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Wisconsin Students Offered New Path to Bachelor's Degree

By Kate Garlock
APRIL 16, 2007--Students from technical colleges in Wisconsin will soon be able to pursue a bachelor's degree in early childhood education with ease thanks to a grant administered by UW-River Falls and Wisconsin Indianhead Technical College.

The University of Wisconsin System PK-16 Waisman Center: DPI State Improvement with TEACH Early Childhood Wisconsin Scholar Program has provided program development funds to Gay Ward, associate professor of early childhood education and literacy at UWRF, and Mary Williams-Greene, instructor of early childhood education at WITC in New Richmond, in order to establish the pathway they're creating for students with a two-year degree to receive a four-year degree.

The fully funded program received $30,000, which will go toward further developing articulation between the schools so that student attending technical colleges will be able to finish their degree at UWRF if they so desire.

"This grant comes out of the history of Wisconsin schools getting early childhood educators to work together," said Ward.

The idea was that the WITC students in its early childhood education associate's degree program should be able to apply their degree toward a bachelor's degree. In some situations, bachelor's degrees are becoming mandatory for teachers interested in pursuing a career in early childhood education.

While more and more jobs require a four-year degreed licensed early childhood teacher, said Williams-Greene. There are still plenty of jobs if students decide to stop at an associate's degree.

UWRF and WITC have a history of working together. The two schools share textbooks, and Williams-Greene is on the curriculum advisory council for the childcare center at UWRF. Ward and UWRF Preschool Director Angela Kaiser are on the WITC advisory board, and Williams-Greene is also an adjunct lecturer and guest facilitator at UWRF.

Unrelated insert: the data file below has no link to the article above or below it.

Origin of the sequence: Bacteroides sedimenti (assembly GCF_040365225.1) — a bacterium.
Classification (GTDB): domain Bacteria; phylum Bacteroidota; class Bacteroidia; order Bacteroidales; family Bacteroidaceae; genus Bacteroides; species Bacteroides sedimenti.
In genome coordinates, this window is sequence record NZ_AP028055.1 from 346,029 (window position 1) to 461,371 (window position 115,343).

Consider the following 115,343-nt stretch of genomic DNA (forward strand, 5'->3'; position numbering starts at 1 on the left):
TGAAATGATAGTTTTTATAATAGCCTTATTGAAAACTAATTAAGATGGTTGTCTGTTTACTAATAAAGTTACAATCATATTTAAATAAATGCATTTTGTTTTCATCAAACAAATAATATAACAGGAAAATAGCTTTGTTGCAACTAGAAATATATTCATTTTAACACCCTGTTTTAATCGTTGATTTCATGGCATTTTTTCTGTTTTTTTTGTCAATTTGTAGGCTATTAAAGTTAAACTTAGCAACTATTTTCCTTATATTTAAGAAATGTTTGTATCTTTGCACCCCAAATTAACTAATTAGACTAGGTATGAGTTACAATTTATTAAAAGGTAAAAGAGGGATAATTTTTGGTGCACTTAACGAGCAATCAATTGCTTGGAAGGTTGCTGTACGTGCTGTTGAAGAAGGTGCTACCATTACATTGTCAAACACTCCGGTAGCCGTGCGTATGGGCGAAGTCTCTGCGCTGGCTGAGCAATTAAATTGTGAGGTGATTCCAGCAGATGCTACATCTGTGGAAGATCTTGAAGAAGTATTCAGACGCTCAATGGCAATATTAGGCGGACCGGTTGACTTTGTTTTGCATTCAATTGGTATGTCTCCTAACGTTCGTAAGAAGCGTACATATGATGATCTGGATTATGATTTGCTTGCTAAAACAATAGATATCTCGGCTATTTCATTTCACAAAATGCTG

Both schools have students working at the UWRF childcare center, and educators from both schools frequently share their philosophies and information on how best to articulate the programs offered.

This grant will finalize articulation agreements and help professors and instructors develop courses that will transfer seamlessly.

"We will know exactly what they need to take need they can finish in a certain amount of time," Ward said.

The two educators are also developing a comprehensive major to reach out to more remote students so they are able to obtain education and licensure utilizing distance learning. These courses will include online components, video streaming and some face-to-face classroom interaction.

The challenge is to preserve the hands-on nature that's so important to early education, say Ward and Williams-Greene. The integrated curriculum model has an emphasis on the natural world in language, math and other subjects, Ward said.

For some students, a technical college is a great place to start, with smaller classes. This entry or re-entry to higher education in a more intimate setting also appeals to nontraditional students and working adults, giving them options in pursuing degrees and building confidence in going on to a four-year institution.

"We always come back to what is best for the students," Williams-Greene said. "I think that's really helped guide the whole process."



Last updated: Thursday, 22-Apr-2010 16:08:12 Central Daylight Time


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